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Monday, December 11, 2023
BRUSSELS, Oct 10 1997 (IPS) - European parliament members have given their blessing to an European Union directive which, if endorsed by member states, will pull down cocoa prices on the world market with potentially disastrous consequences for Third World far mers.
The directive seeks to permit the use of cheaper vegetable fats instead of cocoa butter in the production of chocolate; a ruling that could spell an end to a 23 year fight to preserve the exclusive use of imported cocoa in ‘real’ chocolate.
A special committee of the parliament endorsed the directive on the use of vegetable fats in chocolate subject to suitable labelling.
“The (parliament’s) Environment Committee was cowardly in confronting the interests of the chocolate multinationals and the (European) member states which have already authorised the use of vegetable fats,” said Green Euro parliamentarian Paul Lannoye.
Seven EU countries currently allow the use of up to five percent vegetable fat in the production of chocolate; eight stand by the traditional cocoa only method. However, the former group accounts for 71 percent of total EU production today.
The chocolate crazed EU consumes 40 percent of the world’s cocoa and imports 85 to 90 percent of this from West Africa. Changes in EU rules will have immediate repercussions on the economy of the region’s countries.
The International Cocoa Organisation estimates that if the EU adopts the directive, EU cocoa demand would decrease by 124,000 to 200,000 tonnes per year, pulling down African producers’ revenues by 12.4 to 20 percent.
In West Africa, 1.2 million farmers live from cocoa and some 11 million people are dependent on income from cocoa. Thirty-one of the 70 members of the African, Caribbean and Pacific (ACP) group of states depend to a greater or lesser extent on their coco a exports. The ACP is already steeling itself for an end to EU trade and aid programmes in the year 2000.
Georges Ballou, first counsellor at the Embassy of Cote d’Ivoire here, said that “it would be paradoxical that the EU, which supports developing countries, allows the adoption of such a directive.”
Cote d’Ivoire is the world’s largest cocoa producer, with an average annual output of around a million tonnes, or about 41 percent of annual world production.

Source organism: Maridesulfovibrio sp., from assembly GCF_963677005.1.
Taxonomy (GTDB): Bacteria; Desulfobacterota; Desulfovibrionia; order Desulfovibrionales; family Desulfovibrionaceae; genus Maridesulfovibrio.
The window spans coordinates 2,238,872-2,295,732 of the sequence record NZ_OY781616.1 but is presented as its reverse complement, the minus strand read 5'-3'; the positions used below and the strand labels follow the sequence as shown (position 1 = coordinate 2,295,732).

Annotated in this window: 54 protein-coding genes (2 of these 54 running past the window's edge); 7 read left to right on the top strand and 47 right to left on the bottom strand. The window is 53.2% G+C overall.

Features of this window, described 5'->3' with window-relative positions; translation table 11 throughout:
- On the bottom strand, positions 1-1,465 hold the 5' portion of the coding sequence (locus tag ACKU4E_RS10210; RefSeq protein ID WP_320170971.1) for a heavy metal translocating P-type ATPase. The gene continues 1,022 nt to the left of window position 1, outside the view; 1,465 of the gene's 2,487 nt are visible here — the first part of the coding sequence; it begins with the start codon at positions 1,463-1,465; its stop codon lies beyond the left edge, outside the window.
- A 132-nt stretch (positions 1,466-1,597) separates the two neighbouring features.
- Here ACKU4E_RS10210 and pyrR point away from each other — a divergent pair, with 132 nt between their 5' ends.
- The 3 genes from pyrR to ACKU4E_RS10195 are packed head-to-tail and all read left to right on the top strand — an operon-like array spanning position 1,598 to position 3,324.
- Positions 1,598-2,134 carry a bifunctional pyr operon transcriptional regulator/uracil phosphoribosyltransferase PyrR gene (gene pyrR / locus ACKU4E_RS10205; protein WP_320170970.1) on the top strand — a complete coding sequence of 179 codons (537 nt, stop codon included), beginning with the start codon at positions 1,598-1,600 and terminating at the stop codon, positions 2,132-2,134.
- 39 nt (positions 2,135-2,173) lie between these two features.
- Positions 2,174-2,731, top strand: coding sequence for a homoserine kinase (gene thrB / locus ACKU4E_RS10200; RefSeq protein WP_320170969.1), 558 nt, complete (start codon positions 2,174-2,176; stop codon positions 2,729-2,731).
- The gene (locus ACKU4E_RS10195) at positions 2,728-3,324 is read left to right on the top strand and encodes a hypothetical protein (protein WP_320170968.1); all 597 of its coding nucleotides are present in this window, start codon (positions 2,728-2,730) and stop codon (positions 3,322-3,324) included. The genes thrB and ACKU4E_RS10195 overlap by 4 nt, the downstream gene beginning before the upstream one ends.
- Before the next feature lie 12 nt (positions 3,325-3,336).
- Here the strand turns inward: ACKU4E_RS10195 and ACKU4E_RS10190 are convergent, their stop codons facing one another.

The agricultural trade deficit of the African countries would inevitably deteriorate, increasing their food imports bill. In addition, the competition from the EU’s giant chocolate producers would soon bring the United States to align itself with EU stan dards, resulting in a fall in exports to the U.S. as well.
Ghanian diplomats say that if the demand for cocoa beans falls by 10 percent, then, due to the speculative nature of the cocoa market, prices would fall between 20 and 30 percent, with the consequent drop in cocoa farmer’s income. In Ghana 50 percent of the working population depends on cocoa in some way, and 43 percent of national income is derived from cocoa production.
The European parliament committee decided Thursday to approve the directive, ruling that chocolate using fats other than cocoa butter need only add an additional statement to the packaging, adjacent to the ingredients list, to inform consumers that fats
other than cocoa were used.
But current scientific methods do not allow precise measurement, say critics. Even the best method to detect the presence of vegetable fats over cocoa butter, gas chromatography, has a margin of error of about 30 percent.
“The EU cannot adopt a directive which relies on data based on such a detection technique,” said Bird Bowen of the European Fair Trade Association.
The Parliament’s plenary session will vote on the directive later this month, and a final proposal will then go to the Council of Ministers.
The price of cocoa butter component in chocolate accounts for about eight to nine percent of the total price of the chocolate. Manufacturers could reduce cocoa usage up to two percent with problem by using other vegetable fats and drastically decreasing
“The sole objective of those pushing for the directive is to increase their profits by taking advantage of price differences between cocoa butter and other vegetable fats,” claimed a legal report commissioned by critics of the directive in September.
The report also says that the adoption of the directive would infringe on the EU’s legal obligations towards cocoa producing countries, such as the International Cocoa Agreement signed in 1993 and the Lome Convention trade and aid pact with the ACP.
“I am amazed by the power of the industrial lobby, apparently stronger than the 500,000 signatures we have gathered against the directive,” said Denis Lambert of the aid and lobby group Oxfam.
Six international companies account for 80 percent of the world chocolate market. Five of them are European: Nestle, Suchard, Mars, Cadbury and Ferrero, which account for 74 percent of world sales.
The right to use the designation ‘chocolate’ for a product containing vegetable fats other than cocoa butter has been resisted by traditional chocolate makers who fear that cheaper sweets using vegetable fats will outsell their products if they can be ca lled ‘chocolate’ as well.
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